2021-08-25 15:32News

25 August 2021

Mundus Nordic Green News

A.P. Moller - Maersk accelerates fleet decarbonisation with 8 large ocean-going vessels to operate on green methanol 

Danish shipowner Maersk has ordered eight new vessels capable of running on green methanol from Hyundai Heavy Industries. The $175 million vessels are due for delivery in early 2024, with an option for four more the following year. That makes it the first container shipping company to order large carbon-neutral vessels capable of sailing from China to Europe and across the Pacific, having ordered a small carbon-neutral feeder vessel in February. Each vessel costs about 10-15% more to build than a traditional ship as it will be able to run on both bunker fuel and carbon-neutral methanol, which costs about double bunker fuel. Maersk’s press release includes supporting statements from H&M, HP Inc. and Unilever, and the company cites support for the concept from Amazon, Disney, Levi Strauss, Microsoft, Novo Nordisk, and Procter and Gamble.

The announcement received significant international attention, which included an editorial by the Financial Times, referring to Maersk’s decision and crediting the EUs proposal to extend its emissions trading system to the shipping industry.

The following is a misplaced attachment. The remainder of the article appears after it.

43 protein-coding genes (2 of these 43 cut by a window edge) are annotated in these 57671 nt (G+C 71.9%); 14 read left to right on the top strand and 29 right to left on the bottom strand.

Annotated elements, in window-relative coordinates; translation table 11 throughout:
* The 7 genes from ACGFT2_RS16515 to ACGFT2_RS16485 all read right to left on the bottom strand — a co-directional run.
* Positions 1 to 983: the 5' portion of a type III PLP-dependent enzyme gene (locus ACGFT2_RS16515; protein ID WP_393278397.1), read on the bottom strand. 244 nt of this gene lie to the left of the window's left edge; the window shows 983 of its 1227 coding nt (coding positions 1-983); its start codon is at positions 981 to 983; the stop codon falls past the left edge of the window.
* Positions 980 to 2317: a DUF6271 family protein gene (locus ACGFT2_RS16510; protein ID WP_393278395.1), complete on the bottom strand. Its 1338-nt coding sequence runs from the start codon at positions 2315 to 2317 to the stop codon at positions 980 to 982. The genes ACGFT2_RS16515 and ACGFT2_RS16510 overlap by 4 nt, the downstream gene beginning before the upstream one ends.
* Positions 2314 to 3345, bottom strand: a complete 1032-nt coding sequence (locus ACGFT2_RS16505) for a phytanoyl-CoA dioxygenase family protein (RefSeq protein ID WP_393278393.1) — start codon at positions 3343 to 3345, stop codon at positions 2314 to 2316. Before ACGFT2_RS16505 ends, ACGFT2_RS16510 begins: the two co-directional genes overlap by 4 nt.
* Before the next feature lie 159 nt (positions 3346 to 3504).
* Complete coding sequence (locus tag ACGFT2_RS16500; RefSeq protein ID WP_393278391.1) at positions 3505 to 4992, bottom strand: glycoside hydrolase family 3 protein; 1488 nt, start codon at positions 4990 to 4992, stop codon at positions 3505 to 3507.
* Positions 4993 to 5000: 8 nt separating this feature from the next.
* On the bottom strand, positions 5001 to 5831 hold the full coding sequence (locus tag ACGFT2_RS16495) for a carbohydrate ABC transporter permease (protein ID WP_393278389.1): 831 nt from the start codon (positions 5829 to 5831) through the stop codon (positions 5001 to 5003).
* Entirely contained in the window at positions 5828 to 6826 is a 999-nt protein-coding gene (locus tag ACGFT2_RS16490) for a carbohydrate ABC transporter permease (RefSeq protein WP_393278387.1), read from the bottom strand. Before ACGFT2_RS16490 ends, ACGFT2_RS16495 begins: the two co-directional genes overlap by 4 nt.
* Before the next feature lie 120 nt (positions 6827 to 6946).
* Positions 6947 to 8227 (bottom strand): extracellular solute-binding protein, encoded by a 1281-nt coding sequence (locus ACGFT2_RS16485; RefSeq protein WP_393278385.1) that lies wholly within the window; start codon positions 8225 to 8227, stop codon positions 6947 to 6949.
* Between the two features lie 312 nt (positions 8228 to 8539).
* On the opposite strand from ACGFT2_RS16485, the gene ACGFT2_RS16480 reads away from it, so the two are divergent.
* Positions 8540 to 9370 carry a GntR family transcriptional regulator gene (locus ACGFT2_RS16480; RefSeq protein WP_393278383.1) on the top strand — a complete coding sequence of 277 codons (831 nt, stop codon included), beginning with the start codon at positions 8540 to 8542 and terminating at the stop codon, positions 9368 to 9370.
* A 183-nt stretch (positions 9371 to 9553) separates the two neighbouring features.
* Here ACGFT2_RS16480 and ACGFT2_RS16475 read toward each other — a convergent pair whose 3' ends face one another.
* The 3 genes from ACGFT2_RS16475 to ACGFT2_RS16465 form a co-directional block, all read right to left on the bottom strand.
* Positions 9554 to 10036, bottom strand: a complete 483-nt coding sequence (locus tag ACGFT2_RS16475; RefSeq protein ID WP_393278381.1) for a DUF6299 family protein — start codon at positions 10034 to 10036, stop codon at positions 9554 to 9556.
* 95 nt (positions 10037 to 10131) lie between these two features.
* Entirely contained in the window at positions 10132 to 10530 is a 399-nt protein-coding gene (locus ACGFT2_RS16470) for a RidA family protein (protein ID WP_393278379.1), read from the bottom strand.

Henriette Hallberg Thygesen, Head of Fleet and Strategic Brands for Maersk explains that the technology advances at shipbuilders have increased in recent years. “We are putting our money where our mouth is. We do feel sufficiently secure that the technology is there to order this series of vessels. Now the biggest challenge was to secure enough green methanol for the vessels. “We need a significant ramp-up in production. We do feel there has been a lot of chicken and egg. So we find by going out with this announcement that we can break this cycle.” (press release, Financial Times, Financial Times)

Ørsted wants to build wind power for billions, but awaits new regulations

Ørsted wants to invest tens of billions in Sweden. But its ambition is to build several giant offshore wind farms requires reforms to facilitate large-scale expansion of offshore wind power, the company told Dagens Industri.

According to Peter Obling, European Business Development Manager for Offshore Wind at Ørsted, the company is working on two different concrete projects, one off the south coast of Skåne and one south of Gotland. The one off Ystad in Skåne could be up to 1.5GW in size, supplying energy into southern Sweden, which suffers from shortages and high prices. If all goes well, the wind park would be in operation in 2029. The area off Gotland would be similar in size, but the project is not as advanced as the Skåne one.